When you look at the weaving of Anni Albers, the groups of stripes are somewhat similar, but on her weaving, there is only one direction, either horizontal or vertical, whereas I let them vary. Also the choice of colors is different from the Bauhaus preferences. I hardly saw pink or mauve there; I don't know if the pigments and dyes just weren't so developed then, or was it going against the grain of the artists? My husband and I saw Kandinsky's home in Dessau, and in two of the bedrooms, the owners had chosen pink, together with other pastels like mint and vanilla. Was the Kandinsky couple being spiteful, eh?
On Sunday, we followed an invitation to Harsefeld, a small place you never ever heard of, I guess. 900 years ago, it was the site of a monastery of some importance.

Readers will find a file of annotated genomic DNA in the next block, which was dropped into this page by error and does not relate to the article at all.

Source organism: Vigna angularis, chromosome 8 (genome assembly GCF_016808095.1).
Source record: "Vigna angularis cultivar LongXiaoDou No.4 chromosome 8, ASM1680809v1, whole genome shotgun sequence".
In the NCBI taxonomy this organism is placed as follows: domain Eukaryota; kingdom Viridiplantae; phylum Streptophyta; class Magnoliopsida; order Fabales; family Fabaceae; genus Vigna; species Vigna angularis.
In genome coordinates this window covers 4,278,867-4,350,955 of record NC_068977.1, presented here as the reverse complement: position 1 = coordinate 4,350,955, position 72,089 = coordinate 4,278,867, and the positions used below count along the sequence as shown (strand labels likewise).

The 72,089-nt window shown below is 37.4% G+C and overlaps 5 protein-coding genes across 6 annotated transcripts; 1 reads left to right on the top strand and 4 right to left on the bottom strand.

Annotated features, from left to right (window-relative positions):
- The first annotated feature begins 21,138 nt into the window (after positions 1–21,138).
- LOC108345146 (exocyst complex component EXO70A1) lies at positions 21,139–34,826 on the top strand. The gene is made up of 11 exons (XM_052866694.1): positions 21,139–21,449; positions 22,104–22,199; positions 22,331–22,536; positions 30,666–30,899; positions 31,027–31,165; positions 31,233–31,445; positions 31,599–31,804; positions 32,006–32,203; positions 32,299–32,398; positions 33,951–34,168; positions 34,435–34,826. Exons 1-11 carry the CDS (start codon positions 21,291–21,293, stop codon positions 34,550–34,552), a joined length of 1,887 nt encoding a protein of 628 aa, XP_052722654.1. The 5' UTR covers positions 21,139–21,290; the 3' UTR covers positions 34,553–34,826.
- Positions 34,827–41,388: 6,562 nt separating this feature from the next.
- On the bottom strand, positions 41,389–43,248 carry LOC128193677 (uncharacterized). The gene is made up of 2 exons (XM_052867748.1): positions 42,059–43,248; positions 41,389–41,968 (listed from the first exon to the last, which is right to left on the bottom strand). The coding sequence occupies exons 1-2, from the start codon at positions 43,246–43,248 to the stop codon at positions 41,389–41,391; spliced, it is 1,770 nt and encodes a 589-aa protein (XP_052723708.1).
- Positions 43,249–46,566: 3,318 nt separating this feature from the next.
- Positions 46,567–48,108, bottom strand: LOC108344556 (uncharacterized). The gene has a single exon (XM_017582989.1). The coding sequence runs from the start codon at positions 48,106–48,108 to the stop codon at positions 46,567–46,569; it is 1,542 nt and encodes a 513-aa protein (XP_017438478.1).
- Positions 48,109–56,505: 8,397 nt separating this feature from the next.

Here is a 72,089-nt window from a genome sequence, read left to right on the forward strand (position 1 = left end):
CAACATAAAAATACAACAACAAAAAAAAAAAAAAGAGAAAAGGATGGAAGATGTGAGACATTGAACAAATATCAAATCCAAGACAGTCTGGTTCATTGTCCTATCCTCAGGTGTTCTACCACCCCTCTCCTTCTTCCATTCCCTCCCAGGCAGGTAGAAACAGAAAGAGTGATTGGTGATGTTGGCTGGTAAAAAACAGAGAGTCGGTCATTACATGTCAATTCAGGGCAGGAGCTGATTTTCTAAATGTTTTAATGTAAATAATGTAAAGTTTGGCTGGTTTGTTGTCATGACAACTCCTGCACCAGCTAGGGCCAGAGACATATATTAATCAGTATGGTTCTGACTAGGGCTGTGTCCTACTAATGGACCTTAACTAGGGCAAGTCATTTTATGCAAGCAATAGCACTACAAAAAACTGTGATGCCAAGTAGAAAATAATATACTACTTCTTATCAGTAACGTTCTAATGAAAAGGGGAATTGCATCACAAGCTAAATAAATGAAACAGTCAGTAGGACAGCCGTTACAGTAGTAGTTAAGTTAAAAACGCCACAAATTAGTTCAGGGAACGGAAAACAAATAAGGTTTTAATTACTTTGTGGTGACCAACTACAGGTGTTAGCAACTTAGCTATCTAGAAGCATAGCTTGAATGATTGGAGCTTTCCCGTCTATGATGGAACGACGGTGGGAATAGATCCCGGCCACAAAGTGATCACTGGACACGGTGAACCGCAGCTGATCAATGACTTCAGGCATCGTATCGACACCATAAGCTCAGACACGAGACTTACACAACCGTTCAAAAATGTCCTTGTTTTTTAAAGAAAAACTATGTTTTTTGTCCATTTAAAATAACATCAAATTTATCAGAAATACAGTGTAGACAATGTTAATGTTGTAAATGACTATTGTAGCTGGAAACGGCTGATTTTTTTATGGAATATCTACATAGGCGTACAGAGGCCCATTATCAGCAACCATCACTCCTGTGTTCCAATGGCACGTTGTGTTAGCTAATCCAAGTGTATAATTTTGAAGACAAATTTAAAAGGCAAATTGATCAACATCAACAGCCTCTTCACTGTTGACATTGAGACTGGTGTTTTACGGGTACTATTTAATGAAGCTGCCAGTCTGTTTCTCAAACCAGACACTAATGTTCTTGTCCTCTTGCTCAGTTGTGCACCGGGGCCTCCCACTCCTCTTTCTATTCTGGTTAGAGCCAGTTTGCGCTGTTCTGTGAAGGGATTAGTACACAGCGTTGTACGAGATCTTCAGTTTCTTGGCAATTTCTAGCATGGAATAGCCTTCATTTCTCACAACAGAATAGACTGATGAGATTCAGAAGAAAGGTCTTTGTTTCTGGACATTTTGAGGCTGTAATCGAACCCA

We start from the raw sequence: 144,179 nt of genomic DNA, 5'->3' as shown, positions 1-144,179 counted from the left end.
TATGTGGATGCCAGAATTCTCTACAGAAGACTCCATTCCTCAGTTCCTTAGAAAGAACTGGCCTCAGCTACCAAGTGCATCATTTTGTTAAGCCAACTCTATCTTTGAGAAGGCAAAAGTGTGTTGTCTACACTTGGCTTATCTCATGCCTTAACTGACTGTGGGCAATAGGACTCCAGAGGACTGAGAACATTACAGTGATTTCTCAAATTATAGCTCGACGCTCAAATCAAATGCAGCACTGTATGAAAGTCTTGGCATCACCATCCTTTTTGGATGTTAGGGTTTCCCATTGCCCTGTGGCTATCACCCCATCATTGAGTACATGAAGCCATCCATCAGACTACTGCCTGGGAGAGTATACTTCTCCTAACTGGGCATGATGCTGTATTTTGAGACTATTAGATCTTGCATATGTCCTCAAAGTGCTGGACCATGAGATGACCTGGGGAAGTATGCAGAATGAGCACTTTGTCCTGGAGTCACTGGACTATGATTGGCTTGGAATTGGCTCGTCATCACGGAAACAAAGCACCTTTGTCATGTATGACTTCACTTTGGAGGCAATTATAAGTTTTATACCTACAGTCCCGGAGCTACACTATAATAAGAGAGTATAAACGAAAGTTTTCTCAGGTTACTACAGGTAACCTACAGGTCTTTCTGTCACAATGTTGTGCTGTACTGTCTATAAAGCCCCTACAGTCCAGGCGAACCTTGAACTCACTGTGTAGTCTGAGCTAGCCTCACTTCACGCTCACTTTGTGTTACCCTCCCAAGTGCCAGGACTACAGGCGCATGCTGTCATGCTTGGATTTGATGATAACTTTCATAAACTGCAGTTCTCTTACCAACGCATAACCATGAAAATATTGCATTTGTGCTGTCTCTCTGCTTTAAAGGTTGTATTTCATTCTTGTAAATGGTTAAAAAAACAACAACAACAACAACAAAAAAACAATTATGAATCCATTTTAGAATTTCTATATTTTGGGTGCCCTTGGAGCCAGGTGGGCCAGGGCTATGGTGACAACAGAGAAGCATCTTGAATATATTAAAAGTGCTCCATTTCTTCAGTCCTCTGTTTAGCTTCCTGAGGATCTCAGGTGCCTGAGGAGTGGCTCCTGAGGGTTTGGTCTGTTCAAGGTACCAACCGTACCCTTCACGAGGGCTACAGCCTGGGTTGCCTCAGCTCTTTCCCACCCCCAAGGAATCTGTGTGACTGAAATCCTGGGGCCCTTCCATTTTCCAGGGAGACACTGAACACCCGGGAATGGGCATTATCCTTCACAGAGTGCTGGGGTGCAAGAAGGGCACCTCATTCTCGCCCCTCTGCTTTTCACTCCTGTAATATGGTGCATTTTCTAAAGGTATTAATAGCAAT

This cloister did not follow the change to Reformation as all the places in northern Lower Saxony. Instead, they defended their independence until 17th century. During the 30-years-war, it was deserted and fell into pieces, until the foundations were excavated in the eighties of the 20th century. The church was built in the 19th century, and we had brunch in a café in the building you can see behind the ruins in a very romantic cellar which once was part of the cloister with old oak beams carrying the ceiling. The party are sitting in the back of the room. While they were still talking -- most of them were my husband's old schoolmates -- I took a little stroll to take pictures of the amazing rocks which were used for these buildings in medieval times. And to take back some cobblestones for Wanda. The picture shows the kerb/curb of the cloister kitchen.